I was wandering for a long while about the connection between NetApp’s LUN Serial and the identifier the host sees, aka “Word 83″. There was an obvious connection, but I figured it out only today.
The LUN Serial is an ASCII representation of the hexadecimal Word 83, or, to be exact, the last 22 hex characters of it.
lun serial /vol/volume/qtree/lun
When querying the multipath device represented there, we get:
Following some unknown problems, I had recently several XenServer machines (different clusters, different sites and customers, and even different versions) with a VDI-END-of-File issues. It means that while you can start the VM correctly, perform XenMotion to another server you are unable to do any storage-migration task – neither Storage XenMotion, nor VDI copy or VM-move commands. In some cases, snapshots taken from the “ill” disks were misbehaving just the same. This is rather frustrating, because the way to solve it is by cloning the disk into a new one, and your hands are bound.
This is a very nice project I have been working on. The hardware at hand – two servers, with a shared SAS bus containing several SAS disks. Since it’s a shared bus, no RAID solution would cut it, and as I don’t want to waste disks with ASM (“normal” redundancy meaning half the size…), I went to ZFS storage.
ZFS is a wonderful technology, with many advantages, but with some dangerous pitfalls. As I prefer Linux, I did not bother with any Sloaris solutions, and went directly to Centos 6. I will describe my cluster setup below.
Well, tricks is not the right word to describe advanced shell scripting usage, however, it does make some sense. These two topics are relevant to Bash version 4.0 and above, which is common for all modern-enough Linux distributions. Yours probably.
These ‘tricks’ are for advanced Bash scripting, and will assume you know how to handle the other advanced Bash topics. I will not instruct the basics here.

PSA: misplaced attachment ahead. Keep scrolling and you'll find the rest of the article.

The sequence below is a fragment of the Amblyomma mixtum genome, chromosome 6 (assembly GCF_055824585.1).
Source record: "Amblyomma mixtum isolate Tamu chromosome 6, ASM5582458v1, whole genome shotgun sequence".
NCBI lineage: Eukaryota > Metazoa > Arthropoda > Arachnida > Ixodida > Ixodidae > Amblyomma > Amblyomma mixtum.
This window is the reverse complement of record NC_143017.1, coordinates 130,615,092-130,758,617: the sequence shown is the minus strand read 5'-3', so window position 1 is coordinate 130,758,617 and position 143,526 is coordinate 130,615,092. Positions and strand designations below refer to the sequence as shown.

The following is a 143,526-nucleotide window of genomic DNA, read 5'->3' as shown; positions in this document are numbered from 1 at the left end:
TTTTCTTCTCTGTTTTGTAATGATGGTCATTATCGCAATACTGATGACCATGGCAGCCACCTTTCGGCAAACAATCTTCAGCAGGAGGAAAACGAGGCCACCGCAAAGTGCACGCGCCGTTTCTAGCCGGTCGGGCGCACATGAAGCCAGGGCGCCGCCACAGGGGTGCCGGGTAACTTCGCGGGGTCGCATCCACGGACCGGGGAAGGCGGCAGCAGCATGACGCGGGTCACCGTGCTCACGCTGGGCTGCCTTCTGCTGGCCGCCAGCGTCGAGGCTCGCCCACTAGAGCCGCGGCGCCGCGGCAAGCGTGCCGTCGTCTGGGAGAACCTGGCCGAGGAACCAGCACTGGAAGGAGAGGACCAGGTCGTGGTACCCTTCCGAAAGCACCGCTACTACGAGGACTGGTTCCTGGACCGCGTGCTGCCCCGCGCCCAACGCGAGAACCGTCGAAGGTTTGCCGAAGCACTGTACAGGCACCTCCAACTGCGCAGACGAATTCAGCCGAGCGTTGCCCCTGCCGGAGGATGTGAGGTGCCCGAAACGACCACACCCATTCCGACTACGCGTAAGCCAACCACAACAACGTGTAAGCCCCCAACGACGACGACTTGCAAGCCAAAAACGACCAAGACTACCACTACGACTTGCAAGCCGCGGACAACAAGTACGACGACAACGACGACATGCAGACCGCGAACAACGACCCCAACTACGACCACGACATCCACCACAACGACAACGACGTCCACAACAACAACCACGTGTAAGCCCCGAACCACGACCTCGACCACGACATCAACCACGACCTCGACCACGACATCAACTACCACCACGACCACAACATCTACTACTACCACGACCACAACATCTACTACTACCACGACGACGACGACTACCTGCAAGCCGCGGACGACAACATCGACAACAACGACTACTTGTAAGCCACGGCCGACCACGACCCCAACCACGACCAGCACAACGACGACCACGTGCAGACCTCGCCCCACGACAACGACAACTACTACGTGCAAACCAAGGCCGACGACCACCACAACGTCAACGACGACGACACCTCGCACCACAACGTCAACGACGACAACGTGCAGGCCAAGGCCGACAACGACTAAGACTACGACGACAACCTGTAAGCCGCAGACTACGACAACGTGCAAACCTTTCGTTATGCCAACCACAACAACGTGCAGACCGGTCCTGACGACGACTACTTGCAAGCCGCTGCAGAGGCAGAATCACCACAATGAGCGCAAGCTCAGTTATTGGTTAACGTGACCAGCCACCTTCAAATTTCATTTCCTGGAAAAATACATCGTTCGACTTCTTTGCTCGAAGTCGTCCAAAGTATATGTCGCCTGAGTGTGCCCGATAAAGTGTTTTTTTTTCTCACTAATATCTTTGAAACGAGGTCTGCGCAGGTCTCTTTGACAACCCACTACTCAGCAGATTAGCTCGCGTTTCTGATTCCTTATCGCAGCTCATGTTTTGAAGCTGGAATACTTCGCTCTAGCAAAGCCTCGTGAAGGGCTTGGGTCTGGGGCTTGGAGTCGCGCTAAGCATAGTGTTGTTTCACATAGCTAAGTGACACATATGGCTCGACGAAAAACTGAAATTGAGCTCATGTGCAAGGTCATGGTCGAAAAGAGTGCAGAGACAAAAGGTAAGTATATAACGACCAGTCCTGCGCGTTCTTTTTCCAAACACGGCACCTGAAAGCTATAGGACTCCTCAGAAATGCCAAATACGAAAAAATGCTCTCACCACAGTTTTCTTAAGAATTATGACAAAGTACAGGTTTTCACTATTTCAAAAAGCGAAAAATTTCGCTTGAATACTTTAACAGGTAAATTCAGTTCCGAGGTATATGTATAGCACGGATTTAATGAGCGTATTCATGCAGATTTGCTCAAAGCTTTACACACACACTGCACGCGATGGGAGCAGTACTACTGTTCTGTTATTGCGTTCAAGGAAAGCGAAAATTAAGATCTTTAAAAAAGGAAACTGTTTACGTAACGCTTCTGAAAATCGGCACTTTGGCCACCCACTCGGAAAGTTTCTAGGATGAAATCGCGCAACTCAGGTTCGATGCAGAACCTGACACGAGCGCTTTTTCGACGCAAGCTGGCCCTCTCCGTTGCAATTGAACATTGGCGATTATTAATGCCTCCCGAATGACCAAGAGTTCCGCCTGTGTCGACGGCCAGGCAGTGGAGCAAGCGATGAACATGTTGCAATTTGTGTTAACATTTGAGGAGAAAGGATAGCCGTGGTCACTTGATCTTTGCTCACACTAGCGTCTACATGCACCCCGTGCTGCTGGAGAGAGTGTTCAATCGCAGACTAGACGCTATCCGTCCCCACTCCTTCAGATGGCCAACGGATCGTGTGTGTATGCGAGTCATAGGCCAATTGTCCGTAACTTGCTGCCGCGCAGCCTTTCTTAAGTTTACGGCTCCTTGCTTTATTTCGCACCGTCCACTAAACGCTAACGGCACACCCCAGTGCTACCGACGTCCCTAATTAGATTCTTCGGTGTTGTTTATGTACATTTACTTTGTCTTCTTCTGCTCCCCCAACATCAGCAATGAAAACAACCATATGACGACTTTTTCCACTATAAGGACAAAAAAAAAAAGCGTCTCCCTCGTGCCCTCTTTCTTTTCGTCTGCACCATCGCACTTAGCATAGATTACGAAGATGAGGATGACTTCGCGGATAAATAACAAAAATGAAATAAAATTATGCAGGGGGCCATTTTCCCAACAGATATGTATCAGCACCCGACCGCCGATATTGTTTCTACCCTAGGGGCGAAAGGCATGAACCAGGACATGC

Trick #1 – redirected variable
What it means is the following.
This post will describe the process of placing SSH keys using the internal ‘systemshell’ command of NetApp. As always – when doing something which the vendor did not intend you to do, do it very carefully. This data was obtained from NetApp forums, and while I do not have the original post to link (I usually link to the original, as a courtesy to the original author), this is the content, as is.
First, set to advanced mode:
filer> priv set advanced
I migrated to dnsmasq just yesterday, and discovered that a Windows 7 machine was hammering the server with messages like this:
Feb 1 11:06:07 dns dnsmasq-dhcp: DHCPINFORM(eth0) 192.168.1.77 91:de:87:7b:e5:a8
Feb 1 11:06:07 dns dnsmasq-dhcp: DHCPACK(eth0) 192.168.1.77 91:de:87:7b:e5:a8 winpc
I love XenServer. I love the product, I believe it to be a very good answer for SMBs, and enterprises. It lacks on external support, true, but the price tag for many of the ‘external capabilities’ on VMware, for instance, are very high, so many SMBs, especially, learn to live without them. XenServer gives a nice pack of features, at a very reasonable price.
A quick note about extracting and recreating RHEL6 or Centos6 (and their derivations) installation media components:
mv initrd.img /tmp/initrd.img.xz
xz –format=lzma initrd.img.xz –decompress
cpio -ivdum < ../initrd.img
The goal – connecting multiple Oracle ASM snapshots (same source LUNs, of course) to the same machine. The next process will demonstrate how to do it.
The following procedure was tested by me, and was found to be working. The version of the XenServer I am using in this particular case is 6.1, however, I belive that this method is generic enough so that it could work for every version of XS, assuming you're using iSCSI and LVM (aka - not NetApp, CSLG, NFS and the likes). It might act as a general guideline for fiber channel communication, but this was not tested by me, and thus - I have no idea how it will work.